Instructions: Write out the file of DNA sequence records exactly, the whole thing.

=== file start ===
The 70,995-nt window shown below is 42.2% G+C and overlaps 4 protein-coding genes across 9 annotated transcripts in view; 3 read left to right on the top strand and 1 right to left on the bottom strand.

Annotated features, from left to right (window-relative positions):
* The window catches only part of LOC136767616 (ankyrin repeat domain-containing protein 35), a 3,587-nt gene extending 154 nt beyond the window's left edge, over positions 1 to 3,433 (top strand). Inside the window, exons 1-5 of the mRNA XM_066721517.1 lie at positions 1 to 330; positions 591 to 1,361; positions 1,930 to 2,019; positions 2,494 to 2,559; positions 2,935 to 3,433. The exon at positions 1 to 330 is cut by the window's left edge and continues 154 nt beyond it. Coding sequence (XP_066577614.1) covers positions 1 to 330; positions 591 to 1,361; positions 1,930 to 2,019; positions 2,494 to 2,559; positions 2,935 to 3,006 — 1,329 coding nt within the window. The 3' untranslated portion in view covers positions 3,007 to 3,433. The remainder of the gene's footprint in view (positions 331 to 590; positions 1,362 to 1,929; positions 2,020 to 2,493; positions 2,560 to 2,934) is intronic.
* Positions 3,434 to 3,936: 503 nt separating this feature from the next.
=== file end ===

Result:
The 70,995-nt window shown below is 42.2% G+C and overlaps 4 protein-coding genes across 9 annotated transcripts in view; 3 read left to right on the top strand and 1 right to left on the bottom strand.

Annotated features, from left to right (window-relative positions):
* The window catches only part of LOC136767616 (ankyrin repeat domain-containing protein 35), a 3,587-nt gene extending 154 nt beyond the window's left edge, over positions 1 to 3,433 (top strand). Inside the window, exons 1-5 of the mRNA XM_066721517.1 lie at positions 1 to 330; positions 591 to 1,361; positions 1,930 to 2,019; positions 2,494 to 2,559; positions 2,935 to 3,433. The exon at positions 1 to 330 is cut by the window's left edge and continues 154 nt beyond it. Coding sequence (XP_066577614.1) covers positions 1 to 330; positions 591 to 1,361; positions 1,930 to 2,019; positions 2,494 to 2,559; positions 2,935 to 3,006 — 1,329 coding nt within the window. The 3' untranslated portion in view covers positions 3,007 to 3,433. The remainder of the gene's footprint in view (positions 331 to 590; positions 1,362 to 1,929; positions 2,020 to 2,493; positions 2,560 to 2,934) is intronic.
* Positions 3,434 to 3,936: 503 nt separating this feature from the next.